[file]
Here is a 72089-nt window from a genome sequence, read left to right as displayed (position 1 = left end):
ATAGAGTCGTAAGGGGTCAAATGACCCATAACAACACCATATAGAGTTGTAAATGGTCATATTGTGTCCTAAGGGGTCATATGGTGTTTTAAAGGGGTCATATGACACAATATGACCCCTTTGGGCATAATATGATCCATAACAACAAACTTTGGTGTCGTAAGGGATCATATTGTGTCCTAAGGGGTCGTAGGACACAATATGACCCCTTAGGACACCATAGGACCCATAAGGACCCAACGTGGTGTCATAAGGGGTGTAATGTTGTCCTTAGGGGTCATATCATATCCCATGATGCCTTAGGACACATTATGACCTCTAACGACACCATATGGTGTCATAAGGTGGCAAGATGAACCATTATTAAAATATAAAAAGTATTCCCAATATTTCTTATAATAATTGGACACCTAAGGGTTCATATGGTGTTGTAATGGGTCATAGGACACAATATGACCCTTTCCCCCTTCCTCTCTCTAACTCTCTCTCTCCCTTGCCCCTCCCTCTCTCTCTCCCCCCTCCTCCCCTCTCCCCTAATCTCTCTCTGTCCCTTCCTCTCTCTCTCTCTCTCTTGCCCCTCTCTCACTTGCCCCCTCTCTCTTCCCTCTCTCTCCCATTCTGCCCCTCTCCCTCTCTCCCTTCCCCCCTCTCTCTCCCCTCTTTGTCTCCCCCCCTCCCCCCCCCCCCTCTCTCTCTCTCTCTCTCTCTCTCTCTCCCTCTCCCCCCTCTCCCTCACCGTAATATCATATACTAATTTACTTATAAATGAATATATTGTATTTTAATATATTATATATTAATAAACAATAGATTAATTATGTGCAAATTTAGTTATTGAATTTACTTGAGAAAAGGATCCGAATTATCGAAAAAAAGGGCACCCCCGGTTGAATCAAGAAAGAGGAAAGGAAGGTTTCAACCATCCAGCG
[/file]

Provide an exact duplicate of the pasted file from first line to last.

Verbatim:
Here is a 72089-nt window from a genome sequence, read left to right as displayed (position 1 = left end):
ATAGAGTCGTAAGGGGTCAAATGACCCATAACAACACCATATAGAGTTGTAAATGGTCATATTGTGTCCTAAGGGGTCATATGGTGTTTTAAAGGGGTCATATGACACAATATGACCCCTTTGGGCATAATATGATCCATAACAACAAACTTTGGTGTCGTAAGGGATCATATTGTGTCCTAAGGGGTCGTAGGACACAATATGACCCCTTAGGACACCATAGGACCCATAAGGACCCAACGTGGTGTCATAAGGGGTGTAATGTTGTCCTTAGGGGTCATATCATATCCCATGATGCCTTAGGACACATTATGACCTCTAACGACACCATATGGTGTCATAAGGTGGCAAGATGAACCATTATTAAAATATAAAAAGTATTCCCAATATTTCTTATAATAATTGGACACCTAAGGGTTCATATGGTGTTGTAATGGGTCATAGGACACAATATGACCCTTTCCCCCTTCCTCTCTCTAACTCTCTCTCTCCCTTGCCCCTCCCTCTCTCTCTCCCCCCTCCTCCCCTCTCCCCTAATCTCTCTCTGTCCCTTCCTCTCTCTCTCTCTCTCTTGCCCCTCTCTCACTTGCCCCCTCTCTCTTCCCTCTCTCTCCCATTCTGCCCCTCTCCCTCTCTCCCTTCCCCCCTCTCTCTCCCCTCTTTGTCTCCCCCCCTCCCCCCCCCCCCTCTCTCTCTCTCTCTCTCTCTCTCTCTCCCTCTCCCCCCTCTCCCTCACCGTAATATCATATACTAATTTACTTATAAATGAATATATTGTATTTTAATATATTATATATTAATAAACAATAGATTAATTATGTGCAAATTTAGTTATTGAATTTACTTGAGAAAAGGATCCGAATTATCGAAAAAAAGGGCACCCCCGGTTGAATCAAGAAAGAGGAAAGGAAGGTTTCAACCATCCAGCG